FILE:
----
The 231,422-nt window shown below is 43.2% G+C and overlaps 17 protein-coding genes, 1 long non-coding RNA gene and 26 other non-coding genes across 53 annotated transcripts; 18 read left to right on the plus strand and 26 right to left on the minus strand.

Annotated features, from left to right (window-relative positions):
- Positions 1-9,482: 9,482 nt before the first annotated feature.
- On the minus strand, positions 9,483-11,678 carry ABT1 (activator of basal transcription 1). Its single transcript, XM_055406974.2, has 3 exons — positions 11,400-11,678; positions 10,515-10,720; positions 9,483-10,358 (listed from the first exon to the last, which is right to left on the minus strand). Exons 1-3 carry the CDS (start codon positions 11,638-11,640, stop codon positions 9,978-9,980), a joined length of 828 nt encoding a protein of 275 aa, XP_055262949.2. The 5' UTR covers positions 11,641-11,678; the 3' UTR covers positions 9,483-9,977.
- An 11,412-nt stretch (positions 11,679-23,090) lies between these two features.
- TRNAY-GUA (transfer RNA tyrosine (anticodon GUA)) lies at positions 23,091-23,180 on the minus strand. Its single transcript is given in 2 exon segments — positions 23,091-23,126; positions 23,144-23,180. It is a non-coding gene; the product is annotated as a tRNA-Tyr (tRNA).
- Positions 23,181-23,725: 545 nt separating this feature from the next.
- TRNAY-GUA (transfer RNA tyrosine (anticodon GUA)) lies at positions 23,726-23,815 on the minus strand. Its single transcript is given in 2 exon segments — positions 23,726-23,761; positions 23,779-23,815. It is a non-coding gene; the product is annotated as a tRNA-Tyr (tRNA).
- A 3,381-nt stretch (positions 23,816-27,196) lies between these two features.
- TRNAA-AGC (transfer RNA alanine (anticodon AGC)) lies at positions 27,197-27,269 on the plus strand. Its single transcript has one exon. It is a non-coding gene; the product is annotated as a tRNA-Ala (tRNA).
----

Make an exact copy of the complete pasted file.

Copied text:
The 231,422-nt window shown below is 43.2% G+C and overlaps 17 protein-coding genes, 1 long non-coding RNA gene and 26 other non-coding genes across 53 annotated transcripts; 18 read left to right on the plus strand and 26 right to left on the minus strand.

Annotated features, from left to right (window-relative positions):
- Positions 1-9,482: 9,482 nt before the first annotated feature.
- On the minus strand, positions 9,483-11,678 carry ABT1 (activator of basal transcription 1). Its single transcript, XM_055406974.2, has 3 exons — positions 11,400-11,678; positions 10,515-10,720; positions 9,483-10,358 (listed from the first exon to the last, which is right to left on the minus strand). Exons 1-3 carry the CDS (start codon positions 11,638-11,640, stop codon positions 9,978-9,980), a joined length of 828 nt encoding a protein of 275 aa, XP_055262949.2. The 5' UTR covers positions 11,641-11,678; the 3' UTR covers positions 9,483-9,977.
- An 11,412-nt stretch (positions 11,679-23,090) lies between these two features.
- TRNAY-GUA (transfer RNA tyrosine (anticodon GUA)) lies at positions 23,091-23,180 on the minus strand. Its single transcript is given in 2 exon segments — positions 23,091-23,126; positions 23,144-23,180. It is a non-coding gene; the product is annotated as a tRNA-Tyr (tRNA).
- Positions 23,181-23,725: 545 nt separating this feature from the next.
- TRNAY-GUA (transfer RNA tyrosine (anticodon GUA)) lies at positions 23,726-23,815 on the minus strand. Its single transcript is given in 2 exon segments — positions 23,726-23,761; positions 23,779-23,815. It is a non-coding gene; the product is annotated as a tRNA-Tyr (tRNA).
- A 3,381-nt stretch (positions 23,816-27,196) lies between these two features.
- TRNAA-AGC (transfer RNA alanine (anticodon AGC)) lies at positions 27,197-27,269 on the plus strand. Its single transcript has one exon. It is a non-coding gene; the product is annotated as a tRNA-Ala (tRNA).